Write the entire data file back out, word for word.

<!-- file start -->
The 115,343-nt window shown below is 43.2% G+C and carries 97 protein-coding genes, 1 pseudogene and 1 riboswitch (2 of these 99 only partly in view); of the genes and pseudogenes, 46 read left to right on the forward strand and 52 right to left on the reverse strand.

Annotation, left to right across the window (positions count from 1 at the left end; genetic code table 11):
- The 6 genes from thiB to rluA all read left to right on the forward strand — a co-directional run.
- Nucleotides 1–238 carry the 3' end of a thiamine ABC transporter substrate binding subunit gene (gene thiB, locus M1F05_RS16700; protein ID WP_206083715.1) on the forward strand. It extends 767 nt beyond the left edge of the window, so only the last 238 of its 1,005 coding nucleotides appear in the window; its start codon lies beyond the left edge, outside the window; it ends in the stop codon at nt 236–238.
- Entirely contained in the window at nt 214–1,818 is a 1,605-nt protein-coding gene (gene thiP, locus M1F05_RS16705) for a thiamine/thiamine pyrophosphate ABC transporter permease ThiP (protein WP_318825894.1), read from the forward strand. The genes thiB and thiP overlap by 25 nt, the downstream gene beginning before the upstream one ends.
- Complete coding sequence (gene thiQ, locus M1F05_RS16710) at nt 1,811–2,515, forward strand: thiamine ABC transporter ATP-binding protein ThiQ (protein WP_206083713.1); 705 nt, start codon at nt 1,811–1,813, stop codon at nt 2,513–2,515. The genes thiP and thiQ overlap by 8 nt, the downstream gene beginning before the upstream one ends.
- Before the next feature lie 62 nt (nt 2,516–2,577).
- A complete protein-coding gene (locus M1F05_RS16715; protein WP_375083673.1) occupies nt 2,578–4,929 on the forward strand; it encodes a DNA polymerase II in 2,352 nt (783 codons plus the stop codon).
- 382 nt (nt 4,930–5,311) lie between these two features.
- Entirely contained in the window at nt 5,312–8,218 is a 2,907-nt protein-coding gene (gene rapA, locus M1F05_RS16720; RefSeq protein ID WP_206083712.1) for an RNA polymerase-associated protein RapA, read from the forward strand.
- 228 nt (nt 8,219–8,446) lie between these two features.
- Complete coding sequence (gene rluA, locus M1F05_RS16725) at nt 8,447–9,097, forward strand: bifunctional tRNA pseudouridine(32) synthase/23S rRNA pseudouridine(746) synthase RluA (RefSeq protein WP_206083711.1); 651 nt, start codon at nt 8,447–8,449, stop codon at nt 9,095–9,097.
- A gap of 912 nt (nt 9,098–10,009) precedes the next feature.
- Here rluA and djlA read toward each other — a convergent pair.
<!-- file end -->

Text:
The 115,343-nt window shown below is 43.2% G+C and carries 97 protein-coding genes, 1 pseudogene and 1 riboswitch (2 of these 99 only partly in view); of the genes and pseudogenes, 46 read left to right on the forward strand and 52 right to left on the reverse strand.

Annotation, left to right across the window (positions count from 1 at the left end; genetic code table 11):
- The 6 genes from thiB to rluA all read left to right on the forward strand — a co-directional run.
- Nucleotides 1–238 carry the 3' end of a thiamine ABC transporter substrate binding subunit gene (gene thiB, locus M1F05_RS16700; protein ID WP_206083715.1) on the forward strand. It extends 767 nt beyond the left edge of the window, so only the last 238 of its 1,005 coding nucleotides appear in the window; its start codon lies beyond the left edge, outside the window; it ends in the stop codon at nt 236–238.
- Entirely contained in the window at nt 214–1,818 is a 1,605-nt protein-coding gene (gene thiP, locus M1F05_RS16705) for a thiamine/thiamine pyrophosphate ABC transporter permease ThiP (protein WP_318825894.1), read from the forward strand. The genes thiB and thiP overlap by 25 nt, the downstream gene beginning before the upstream one ends.
- Complete coding sequence (gene thiQ, locus M1F05_RS16710) at nt 1,811–2,515, forward strand: thiamine ABC transporter ATP-binding protein ThiQ (protein WP_206083713.1); 705 nt, start codon at nt 1,811–1,813, stop codon at nt 2,513–2,515. The genes thiP and thiQ overlap by 8 nt, the downstream gene beginning before the upstream one ends.
- Before the next feature lie 62 nt (nt 2,516–2,577).
- A complete protein-coding gene (locus M1F05_RS16715; protein WP_375083673.1) occupies nt 2,578–4,929 on the forward strand; it encodes a DNA polymerase II in 2,352 nt (783 codons plus the stop codon).
- 382 nt (nt 4,930–5,311) lie between these two features.
- Entirely contained in the window at nt 5,312–8,218 is a 2,907-nt protein-coding gene (gene rapA, locus M1F05_RS16720; RefSeq protein ID WP_206083712.1) for an RNA polymerase-associated protein RapA, read from the forward strand.
- 228 nt (nt 8,219–8,446) lie between these two features.
- Complete coding sequence (gene rluA, locus M1F05_RS16725) at nt 8,447–9,097, forward strand: bifunctional tRNA pseudouridine(32) synthase/23S rRNA pseudouridine(746) synthase RluA (RefSeq protein WP_206083711.1); 651 nt, start codon at nt 8,447–8,449, stop codon at nt 9,095–9,097.
- A gap of 912 nt (nt 9,098–10,009) precedes the next feature.
- Here rluA and djlA read toward each other — a convergent pair.